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Salmon River Fish Hatchery

Watch a clip about the Salmon River Fish Hatchery and check out other clips on DEC's YouTube Channel.
sign at the entrance of the Salmon River Fish Hatchery
Entrance to Salmon River Fish Hatchery
Visitor Center

Each year, DEC releases over one million pounds of fish into more than 1,200 public streams, rivers, lakes and ponds across the state. These fish are stocked for two main purposes: to restore native species to waters they formerly occupied and to enhance recreational fishing.

Built in 1980, the Salmon River Fish Hatchery specializes in raising Chinook salmon, coho salmon, steelhead, and brown trout. The hatchery was constructed to revive and enhance the Great Lakes fishery and now provides most of the fish for the multi-million dollar Lake Ontario salmonid fishery. Each year this hatchery stocks over 1.4 million Chinook salmon fingerlings (young fish 3-5 inches long), 155,000 coho salmon fall fingerlings (3-5 inches), 90,000 coho salmon yearlings (a fish between one and two years old), and 750,000 steelhead yearlings.

Located in Altmar, NY, the Salmon River Fish Hatchery supplies fish for more than 100 public waters including Lake Ontario. Each year, the hatchery stocks approximately 3.5 million trout and salmon, and helps with local warm water fish stockings. Most fish are stocked directly into the designated water via truck. Occasionally boats or aircraft are used to stock fish at a specific offshore location.

Raising Fish in the Salmon River Hatchery

Fish raised at the Salmon River Hatchery come from a variety of sources. Steelhead, chinook salmon, and coho salmon all develop from eggs taken from wild broodstock that return to the hatchery to spawn. Brown trout raised here are transferred in as fingerlings from other DEC hatcheries.

Salmon River Raceways
Hatchery visitors can view concrete
raceways designed for raising larger fish

Pacific salmon (Chinook and Coho) and steelhead eggs are placed in special incubators that are supplied with a constant flow of water. The water temperature is what determines the amount of time it takes for the eggs to develop. Shortly after the eggs hatch, the sac fry are transferred into rearing units.

At first, these tiny fry are nourished by the yolk sac that protrudes from their abdominal region. After most of the yolk sac has been absorbed, the fry are ready to feed and a dry starter diet is provided. Since dry diets are available in a variety of food sizes, the size can be increased accordingly as the fish continue to grow. The amount of food to be fed each day is also adjusted as necessary to assure optimum growth and development. To ensure the fish grow properly and stay healthy, routine samples of the fish are taken to assess rate of growth and overall condition. In addition, fish are monitored daily for any health problems that may occur.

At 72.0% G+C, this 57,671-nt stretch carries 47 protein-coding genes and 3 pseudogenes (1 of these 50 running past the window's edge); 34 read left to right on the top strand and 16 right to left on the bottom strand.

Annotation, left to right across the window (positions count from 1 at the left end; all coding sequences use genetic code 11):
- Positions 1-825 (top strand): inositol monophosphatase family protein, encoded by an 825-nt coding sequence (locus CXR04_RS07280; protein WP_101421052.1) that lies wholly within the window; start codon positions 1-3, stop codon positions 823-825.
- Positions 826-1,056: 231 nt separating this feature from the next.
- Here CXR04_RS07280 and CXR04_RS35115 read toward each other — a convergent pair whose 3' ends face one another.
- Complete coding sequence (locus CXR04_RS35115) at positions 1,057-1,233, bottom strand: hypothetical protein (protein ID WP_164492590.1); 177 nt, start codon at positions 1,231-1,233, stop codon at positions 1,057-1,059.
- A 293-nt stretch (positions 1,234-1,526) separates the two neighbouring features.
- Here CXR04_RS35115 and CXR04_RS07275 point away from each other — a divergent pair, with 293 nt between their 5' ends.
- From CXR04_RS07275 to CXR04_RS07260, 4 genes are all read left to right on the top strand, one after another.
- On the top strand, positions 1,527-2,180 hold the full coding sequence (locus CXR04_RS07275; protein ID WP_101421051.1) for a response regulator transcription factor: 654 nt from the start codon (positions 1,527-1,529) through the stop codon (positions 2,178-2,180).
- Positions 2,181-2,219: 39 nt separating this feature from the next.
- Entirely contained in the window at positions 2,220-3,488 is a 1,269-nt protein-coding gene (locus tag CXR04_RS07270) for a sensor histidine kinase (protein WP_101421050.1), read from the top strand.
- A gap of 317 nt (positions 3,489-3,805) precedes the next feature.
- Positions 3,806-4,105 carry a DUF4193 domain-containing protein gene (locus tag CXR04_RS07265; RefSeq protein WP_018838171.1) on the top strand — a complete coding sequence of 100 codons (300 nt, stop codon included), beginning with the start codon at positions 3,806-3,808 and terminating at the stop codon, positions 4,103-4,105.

Interestingly, water is a key component in raising fish. On average, the Salmon River Fish Hatchery uses a water flow of approximately 10,000 gallons per minute from wells and a local reservoir. Water temperatures range from 34 to 74 degrees Fahrenheit due to seasonal fluctuations.

The Pacific salmon raised at the Salmon River Hatchery have other common names anglers call them. Chinook are often referred to as "kings" or "king salmon" because they are the largest. Cohos are referred to as "silvers" because they are so silver as they head into the rivers, before the males turn pinkish and females darken.

What You Can See at the Hatchery

Watch a clip about the Salmon River Fish Hatchery Egg-Take Process and check out other clips on DEC's YouTube Channel.

Various life stages of fish are present at the hatchery throughout the year.

Spawning process (where eggs are taken from mature female fish and fertilized by mature male fish)

  • Pacific Salmon: mid- through late October
  • Steelhead: late March through early April

Eggs hatch out into sac fry

  • Pacific Salmon: late November
  • Steelhead: mid-May

Small fish live in the hatchery until they are transported for stocking

  • Chinook salmon as fingerlings during their first spring (on average 5 months after hatching)
  • Coho salmon as yearlings during their second autumn (on average 15 months after hatching)
  • Steelhead as yearlings during their first spring (on average 12 months after hatching)

Accessible Features

International Symbol of Accessibility

Self-guided tours of this accessible facility are available to observe what happens inside a working fish hatchery. There are informational exhibits and mounted fish. Accessible bathrooms are available as well. For current information on the fish and the hatchery call 315-298-5051. There is designated accessible parking at the hatchery entrance.

Full listing of DEC's Accessible Recreation Destinations.

Hatchery Location

The Salmon River Fish Hatchery is located on County Route 22, one mile northeast of the Village of Altmar, Oswego County. The hatchery is open to the public roughly April 1st to November 30th (weather permitting - call the hatchery for the official opening & closing dates), 8:30 am to 3:30 pm daily. Tours for organized groups may be arranged in advance by calling
315-314-0768 or emailing the

For more information on this and any of the other DEC hatcheries, you can contact the hatchery directly at 2133 County Route 22, Altmar, NY 13302, 315-298-5051 or contact any of the DEC's regional fisheries offices.